Writer: Christos Gage
Artists: Mike Perkins(p), David Hennessy and Perkins(i), Raul Trevino(c)
House of M: Avengers opens with a turf skirmish between the Dragons and Luke Cage's Avengers. The Dragons are run by Shang-Chi and consist of seventies Marvel martial artists such as Colleen Wing and the Sons of the Tiger. The Dragons have yet to come to the conclusion that Cage has. Homo sapiens must be protected, and their real enemy is the Man which consists largely of Homo superior.
This time-line recapitulates the Marvel proper time-line somewhat, but writer Christos Gage works in clever variations. For example, the Tigers decide to throw in their lot with Luke Cage rather than continue their association with the Dragons. As a result, Shang-Chi tears off their amulets and throws them away in disgust. The originals merely discarded their amulets when they disbanded.
The Man's mole Misty Knight begins to sympathize with Cage and his Avengers, and Gage contrasts her spy reports with what she really sees and hears for added effect. The technique results in funny scenes that exhibit smart connections between art and writing in the comic book medium.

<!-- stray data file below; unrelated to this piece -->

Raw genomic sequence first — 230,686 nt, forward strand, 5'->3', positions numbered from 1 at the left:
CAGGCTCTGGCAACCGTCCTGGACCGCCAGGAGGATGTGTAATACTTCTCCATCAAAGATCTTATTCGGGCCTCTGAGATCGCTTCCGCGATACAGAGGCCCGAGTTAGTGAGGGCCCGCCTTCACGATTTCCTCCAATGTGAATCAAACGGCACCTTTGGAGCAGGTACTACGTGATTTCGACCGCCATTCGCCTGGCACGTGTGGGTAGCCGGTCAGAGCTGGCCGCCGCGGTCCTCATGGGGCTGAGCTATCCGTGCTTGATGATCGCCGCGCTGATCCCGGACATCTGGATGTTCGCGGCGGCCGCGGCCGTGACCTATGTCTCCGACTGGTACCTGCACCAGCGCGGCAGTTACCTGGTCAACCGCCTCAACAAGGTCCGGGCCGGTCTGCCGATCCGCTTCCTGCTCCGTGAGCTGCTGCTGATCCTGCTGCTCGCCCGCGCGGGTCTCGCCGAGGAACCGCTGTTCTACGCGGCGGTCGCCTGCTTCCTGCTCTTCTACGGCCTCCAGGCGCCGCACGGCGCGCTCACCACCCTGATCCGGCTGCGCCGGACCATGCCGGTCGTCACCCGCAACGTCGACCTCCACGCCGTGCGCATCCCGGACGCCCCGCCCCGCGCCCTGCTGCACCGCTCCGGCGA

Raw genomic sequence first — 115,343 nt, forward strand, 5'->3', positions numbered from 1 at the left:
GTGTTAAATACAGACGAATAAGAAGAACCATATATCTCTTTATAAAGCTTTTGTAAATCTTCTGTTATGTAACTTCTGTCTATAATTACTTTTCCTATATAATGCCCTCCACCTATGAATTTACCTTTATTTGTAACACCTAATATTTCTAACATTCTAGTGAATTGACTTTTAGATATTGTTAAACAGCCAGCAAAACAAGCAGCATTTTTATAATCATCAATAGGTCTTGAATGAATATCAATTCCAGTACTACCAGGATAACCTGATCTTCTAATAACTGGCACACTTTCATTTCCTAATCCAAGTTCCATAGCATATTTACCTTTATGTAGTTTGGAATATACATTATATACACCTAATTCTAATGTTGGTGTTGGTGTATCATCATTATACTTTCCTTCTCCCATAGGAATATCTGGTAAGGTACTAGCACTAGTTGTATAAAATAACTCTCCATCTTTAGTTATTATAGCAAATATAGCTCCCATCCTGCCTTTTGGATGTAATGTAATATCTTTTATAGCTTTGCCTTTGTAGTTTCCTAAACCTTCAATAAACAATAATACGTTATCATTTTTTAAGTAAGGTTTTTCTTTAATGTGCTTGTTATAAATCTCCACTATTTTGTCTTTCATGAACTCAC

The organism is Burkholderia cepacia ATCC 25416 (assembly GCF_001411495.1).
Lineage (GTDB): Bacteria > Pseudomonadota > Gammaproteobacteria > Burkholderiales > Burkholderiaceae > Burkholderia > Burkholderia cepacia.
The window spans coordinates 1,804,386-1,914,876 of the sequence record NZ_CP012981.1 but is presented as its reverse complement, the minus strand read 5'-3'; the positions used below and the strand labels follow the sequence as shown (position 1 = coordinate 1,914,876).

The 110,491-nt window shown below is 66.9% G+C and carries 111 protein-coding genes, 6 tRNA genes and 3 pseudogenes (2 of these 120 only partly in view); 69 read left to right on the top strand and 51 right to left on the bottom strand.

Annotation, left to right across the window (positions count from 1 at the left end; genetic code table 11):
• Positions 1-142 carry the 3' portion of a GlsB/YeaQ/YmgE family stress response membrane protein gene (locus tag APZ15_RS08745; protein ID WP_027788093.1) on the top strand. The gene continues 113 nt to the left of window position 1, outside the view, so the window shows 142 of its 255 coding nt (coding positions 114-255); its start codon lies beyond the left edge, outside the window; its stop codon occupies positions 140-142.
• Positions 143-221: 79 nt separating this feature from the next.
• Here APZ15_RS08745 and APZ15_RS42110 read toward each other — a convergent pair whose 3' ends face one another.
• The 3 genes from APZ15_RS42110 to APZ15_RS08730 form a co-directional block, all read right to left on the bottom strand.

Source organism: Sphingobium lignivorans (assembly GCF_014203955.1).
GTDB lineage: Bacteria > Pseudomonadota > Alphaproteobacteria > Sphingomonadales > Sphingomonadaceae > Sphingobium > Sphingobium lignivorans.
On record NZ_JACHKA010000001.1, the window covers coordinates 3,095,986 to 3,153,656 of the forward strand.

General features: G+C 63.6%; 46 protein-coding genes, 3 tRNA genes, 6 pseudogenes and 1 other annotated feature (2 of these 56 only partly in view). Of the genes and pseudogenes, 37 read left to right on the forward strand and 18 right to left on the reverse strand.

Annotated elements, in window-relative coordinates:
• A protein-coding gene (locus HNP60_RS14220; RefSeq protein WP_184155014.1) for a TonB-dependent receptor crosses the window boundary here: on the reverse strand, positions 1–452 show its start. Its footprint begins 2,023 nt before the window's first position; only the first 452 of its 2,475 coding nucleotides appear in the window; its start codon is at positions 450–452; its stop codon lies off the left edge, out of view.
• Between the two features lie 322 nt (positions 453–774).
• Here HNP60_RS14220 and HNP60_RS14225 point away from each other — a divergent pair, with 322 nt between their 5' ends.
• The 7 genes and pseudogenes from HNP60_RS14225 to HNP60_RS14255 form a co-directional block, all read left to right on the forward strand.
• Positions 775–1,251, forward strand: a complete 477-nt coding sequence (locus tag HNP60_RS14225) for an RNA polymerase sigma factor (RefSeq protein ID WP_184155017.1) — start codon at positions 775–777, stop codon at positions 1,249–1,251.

The Man puts Misty Knight in a bad position, and the scene addresses the Blaxploitation theme of continued slavery. Gage gives Tigra a particularly impressive moment that spotlights her valor. Brian Bendis isn't capable of writing such a resonant scene for Tigra, but Gage respects his characters even if they are only reflections of a time-line that will soon no longer exist.
House of M: Avengers' only problem is Frank Castle. He's introduced with an alternate origin that goes on for six pages, but he doesn't interact with the characters or the main plot. The origin disrupts the flow of the story. The creators could have probably encapsulated his tale in dialogue or flashback during a later chapter, should the Punisher actually affect the story in some way.
This issue of House of M: Avengers is almost as good as the previous issue and continues the funky, Shaft/Marvel Universe fusion. Raul Trevino's colors are aptly washed out and reflect the grindhouse aesthetic of the seventies. Mike Perkins either inking his own pencils or relying on David Hennessy swathes the book in a realistic look filled with proportionate, powerful looking figures.
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